I felt an immense sense of place in that plane. The land below me was familiar. This was home. Even if I’d never lived on the Olympic Peninsula, which floated by on my right, nor sped the length of Admiralty Inlet shimmering below. Even if I wasn’t born here, nor had roots beyond growing up in Seattle. Globalization is upon us, so if you feel a pull to a landscape, stick to it and cherish it, because few of us are from anywhere anymore. This thought struck me as the dark and light of land and water played past as we jostled South. I was finally saying goodbye to the San Juans Islands as my home for the past two years.


Southern Resident, L92 with Orcas Island and Mt Baker in the Background.

Just as I don’t think I can rightly say I’m a whale expert, nor a kayaking pro, I’d be lying if I said I was intimately familiar with the San Juans despite my sojourn there. I know a few islands fairly well, but they still hold mystery and surprise along their shores and in among their mossy hills. There are some 400 islands and rocks in the chain and while I know their placement and could be tossed into them blindly and still find my baring, I’ve only set foot on a scant few (only 11 by my count). Embarrassingly I’ve even neglected visiting one of the largest, Lopez, in my entire life living in the Pacific Northwest. I left with a feeling of familiarity, but as always, a thirst to know more. There are more peculiarities of tidelines and high ridges to pick across, and more creatures hopping between islands and slipping between them to observe.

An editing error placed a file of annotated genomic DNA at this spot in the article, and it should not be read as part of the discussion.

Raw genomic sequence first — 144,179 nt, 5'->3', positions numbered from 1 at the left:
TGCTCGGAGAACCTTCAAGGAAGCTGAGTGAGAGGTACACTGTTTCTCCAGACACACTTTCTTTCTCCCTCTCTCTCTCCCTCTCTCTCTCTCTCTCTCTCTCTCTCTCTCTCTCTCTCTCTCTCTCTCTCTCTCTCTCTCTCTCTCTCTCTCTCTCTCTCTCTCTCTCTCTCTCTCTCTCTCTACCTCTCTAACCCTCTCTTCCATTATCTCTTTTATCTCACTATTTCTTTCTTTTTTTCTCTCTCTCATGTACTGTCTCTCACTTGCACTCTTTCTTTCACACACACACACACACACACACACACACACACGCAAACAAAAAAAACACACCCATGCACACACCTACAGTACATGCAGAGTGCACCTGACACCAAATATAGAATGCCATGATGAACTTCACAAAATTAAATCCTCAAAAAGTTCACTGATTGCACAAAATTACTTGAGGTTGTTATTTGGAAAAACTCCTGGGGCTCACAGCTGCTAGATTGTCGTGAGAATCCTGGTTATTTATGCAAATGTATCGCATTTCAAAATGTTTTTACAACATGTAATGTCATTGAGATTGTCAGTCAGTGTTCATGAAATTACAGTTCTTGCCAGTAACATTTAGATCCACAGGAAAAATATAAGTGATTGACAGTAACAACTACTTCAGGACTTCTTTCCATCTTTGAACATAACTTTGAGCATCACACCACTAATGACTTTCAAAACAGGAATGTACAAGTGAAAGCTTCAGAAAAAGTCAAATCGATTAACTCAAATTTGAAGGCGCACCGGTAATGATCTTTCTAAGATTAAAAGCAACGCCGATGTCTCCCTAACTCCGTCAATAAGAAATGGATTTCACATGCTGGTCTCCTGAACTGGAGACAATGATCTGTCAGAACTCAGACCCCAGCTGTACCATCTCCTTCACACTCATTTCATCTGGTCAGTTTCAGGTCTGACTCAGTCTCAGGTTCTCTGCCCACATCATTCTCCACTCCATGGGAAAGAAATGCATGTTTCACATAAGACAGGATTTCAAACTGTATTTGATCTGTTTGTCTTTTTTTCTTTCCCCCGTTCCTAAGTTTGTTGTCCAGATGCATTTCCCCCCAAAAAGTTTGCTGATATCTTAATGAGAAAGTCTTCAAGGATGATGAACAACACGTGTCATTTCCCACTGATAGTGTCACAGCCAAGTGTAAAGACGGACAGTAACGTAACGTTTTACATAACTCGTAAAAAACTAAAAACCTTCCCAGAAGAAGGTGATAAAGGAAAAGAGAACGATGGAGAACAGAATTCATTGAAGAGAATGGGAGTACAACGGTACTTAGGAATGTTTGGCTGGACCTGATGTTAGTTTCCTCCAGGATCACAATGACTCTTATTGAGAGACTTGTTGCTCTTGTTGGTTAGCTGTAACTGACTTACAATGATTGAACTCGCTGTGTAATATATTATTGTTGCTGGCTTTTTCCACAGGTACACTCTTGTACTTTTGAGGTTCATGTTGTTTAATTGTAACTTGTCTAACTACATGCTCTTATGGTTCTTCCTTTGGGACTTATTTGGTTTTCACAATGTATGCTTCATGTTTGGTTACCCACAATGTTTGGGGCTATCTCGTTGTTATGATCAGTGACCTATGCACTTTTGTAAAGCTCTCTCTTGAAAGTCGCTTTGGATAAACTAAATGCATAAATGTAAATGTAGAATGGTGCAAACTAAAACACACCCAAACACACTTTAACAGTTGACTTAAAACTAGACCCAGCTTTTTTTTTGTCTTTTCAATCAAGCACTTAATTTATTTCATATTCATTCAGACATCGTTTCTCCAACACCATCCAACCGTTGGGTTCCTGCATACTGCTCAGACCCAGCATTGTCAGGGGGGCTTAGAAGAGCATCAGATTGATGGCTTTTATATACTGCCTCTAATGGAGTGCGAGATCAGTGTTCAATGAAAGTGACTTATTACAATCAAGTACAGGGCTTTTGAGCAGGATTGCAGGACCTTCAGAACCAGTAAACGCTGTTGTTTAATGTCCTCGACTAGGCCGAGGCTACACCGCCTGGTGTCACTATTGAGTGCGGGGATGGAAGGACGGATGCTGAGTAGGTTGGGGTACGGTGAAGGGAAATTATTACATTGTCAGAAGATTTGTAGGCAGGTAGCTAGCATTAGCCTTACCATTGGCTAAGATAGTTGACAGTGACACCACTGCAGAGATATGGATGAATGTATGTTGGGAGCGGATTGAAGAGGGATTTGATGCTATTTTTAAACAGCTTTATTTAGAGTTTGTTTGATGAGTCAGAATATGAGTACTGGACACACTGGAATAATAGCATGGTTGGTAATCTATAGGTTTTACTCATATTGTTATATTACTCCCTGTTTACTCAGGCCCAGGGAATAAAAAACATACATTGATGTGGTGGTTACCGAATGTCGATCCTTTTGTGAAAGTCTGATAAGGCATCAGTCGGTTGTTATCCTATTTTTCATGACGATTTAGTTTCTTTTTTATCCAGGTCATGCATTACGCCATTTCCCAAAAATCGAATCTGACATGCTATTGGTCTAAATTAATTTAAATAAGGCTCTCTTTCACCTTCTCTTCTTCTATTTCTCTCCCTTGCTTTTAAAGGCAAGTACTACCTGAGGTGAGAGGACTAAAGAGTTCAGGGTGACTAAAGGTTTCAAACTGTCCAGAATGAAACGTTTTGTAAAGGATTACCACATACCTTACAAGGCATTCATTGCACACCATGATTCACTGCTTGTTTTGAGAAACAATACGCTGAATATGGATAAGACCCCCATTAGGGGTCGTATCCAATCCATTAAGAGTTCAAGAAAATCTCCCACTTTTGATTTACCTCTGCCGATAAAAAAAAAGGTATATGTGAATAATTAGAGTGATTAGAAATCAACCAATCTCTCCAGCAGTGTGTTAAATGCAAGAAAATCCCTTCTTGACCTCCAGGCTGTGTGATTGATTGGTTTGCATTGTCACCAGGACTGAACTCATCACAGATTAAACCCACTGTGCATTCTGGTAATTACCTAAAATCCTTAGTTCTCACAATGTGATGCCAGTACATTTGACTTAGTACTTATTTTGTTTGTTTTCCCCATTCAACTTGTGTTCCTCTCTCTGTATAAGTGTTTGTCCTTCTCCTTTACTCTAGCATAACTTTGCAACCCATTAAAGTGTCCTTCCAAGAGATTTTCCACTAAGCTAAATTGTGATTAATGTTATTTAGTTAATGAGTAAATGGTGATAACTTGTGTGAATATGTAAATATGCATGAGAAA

There were many things to say goodbye to when leaving the San Juans. The most special thing was living in a place where nature wasn’t a half-forgotten subtlety while plodding over concrete, but the entire tapestry of daily existence. You are so enveloped in trees and rock and water that you almost begin to take it for granted. Thank the gods I left before I did, because that would have been a sad day indeed. Of course there were friends and farms to leave behind, but it’s not as if I won’t see them again. None of the things that are there are gone forever, but I still miss waking up to the sounds of birdlife outside my window, watching the islands slide by as I took the ferry to work, and even spying a distant puff of exhalation as my boat of eager tourists unknowingly approached a group of black and whites.


A member of L Pod surfaces way closer than expected near the boat.